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‘Report it to Stop it’ campaign aims to reduce sexual misconduct, increase awareness and reporting

Summary

Unwanted harassment and sexual misconduct occurs daily on public transportation across the world, and King County Metro is working with advocates and law enforcement on a campaign to increase awareness, encourage reporting, support victims and reduce misconduct. The “Report It to Stop It” campaign starts April 24, during National Sexual Assault Awareness Month.

Story

Bus riders, regardless of gender, race or age, can be targeted in incidents of indecent exposure, lewd behavior, unwanted touching, harassment or unwanted comments. But these incidents go largely unreported, or reported by witnesses, allowing offenders to continue to victimize people.

1200X630_v3FB-groupcardWe want to put an end to it. Through a joint multi-year effort with the King County Sexual Assault Resource Center and the King County Sheriff’s Office, Metro Transit Police (MTP) expect an increase in the number of reports. In turn, MTP expects that with bus riders reporting more frequently, they can hold offenders accountable through successful prosecutions to reduce the problem.

 

“We want to make sure riding Metro is safe for all people, all the time. By encouraging victims and witnesses of sexual misconduct to report it, we are putting offenders on notice that this behavior is not tolerated on public transportation, or anywhere,” said Executive Dow Constantine.


“Everyone has the right to feel safe. This program sends a strong message that sexual misconduct will not be tolerated and that our Metro Transit Police deputies and detectives will partner with prosecutors to support and pursue justice for victims” said King County Sheriff Mitzi Johanknecht.

 

“For many different reasons, more than 60 percent of people who have experienced sexual violence do not report it to law enforcement,” said Mary Ellen Stone, executive director of the King County Sexual Assault Resource Center. “We’re pleased to partner with Metro Transit on this campaign, which promises to achieve shared goals: removing barriers to reporting sexual violence, holding offenders accountable, and ensuring justice for survivors.”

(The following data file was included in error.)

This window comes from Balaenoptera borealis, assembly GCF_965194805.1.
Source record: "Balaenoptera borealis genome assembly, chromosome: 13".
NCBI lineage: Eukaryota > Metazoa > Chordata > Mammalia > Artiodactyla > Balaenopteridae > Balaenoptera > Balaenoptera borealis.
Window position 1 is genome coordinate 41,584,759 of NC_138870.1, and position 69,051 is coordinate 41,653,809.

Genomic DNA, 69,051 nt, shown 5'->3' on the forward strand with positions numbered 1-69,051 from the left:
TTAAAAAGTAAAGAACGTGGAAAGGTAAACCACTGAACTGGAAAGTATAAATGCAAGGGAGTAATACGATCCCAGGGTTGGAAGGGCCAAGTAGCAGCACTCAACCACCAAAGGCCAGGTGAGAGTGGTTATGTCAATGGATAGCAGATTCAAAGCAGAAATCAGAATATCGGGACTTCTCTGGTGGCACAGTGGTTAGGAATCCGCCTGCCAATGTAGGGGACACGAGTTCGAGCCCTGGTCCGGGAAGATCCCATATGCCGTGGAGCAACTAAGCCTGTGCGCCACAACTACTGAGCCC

Metro is calling on riders to report misconduct by:

  • Telling their Metro bus driver at the time of the incident,
  • Calling the King County Sheriff’s Office/Metro Transit Police 206-296-3311,
  • Calling 911.   

Metro is providing resources and information

  • Promoting awareness that anyone can call the King County Sexual Assault Resource Center’s 24-hour Resource Line for support at 1-888-998-6423.
  • Visiting Metro's "Stop Now" website for tips on how to stay safe and how to report an incident.
  • Reviewing tips and assistance in new brochures on Metro buses.

 

Offenses against riders on public transportation have led major transit agencies in New York, Boston, Washington D.C., Los Angeles, London and Vancouver, British Columbia, to raise awareness through campaigns and focus resources to help victims, bystanders and law enforcement address the problem. London’s “Report It to Stop It” campaign launched in 2014 and resulted in a 31 percent increase in the number of reports of sexual misconduct.

 

The “Report It to Stop It” campaign builds on Metro’s existing “All Are Welcome Here” promotions, which encouraged riders, bus drivers and law enforcement to support each other and fight instances of racism and discrimination.

 

“Everyone has a right to safe and accessible transit, and our community – bus drivers, police and riders – are teaming up to help catch offenders and support victims,” said King County Metro General Manager Rob Gannon.

 

Since 2013, Metro Transit Police have focused resources on investigating sexual misconduct reports, and they expect the awareness campaign will further increase the number of reports and help them better improve safety on Metro services.

 

“These crimes have been hidden in plain view for too long. Sexual misconduct is often a crime – or a precursor to crime – and it is important to the transit police to investigate and make transit safer,” said Metro Transit Police Maj. Dave Jutilla. “By coming forward, victims and bystanders will help us make Metro’s system safer for everyone.”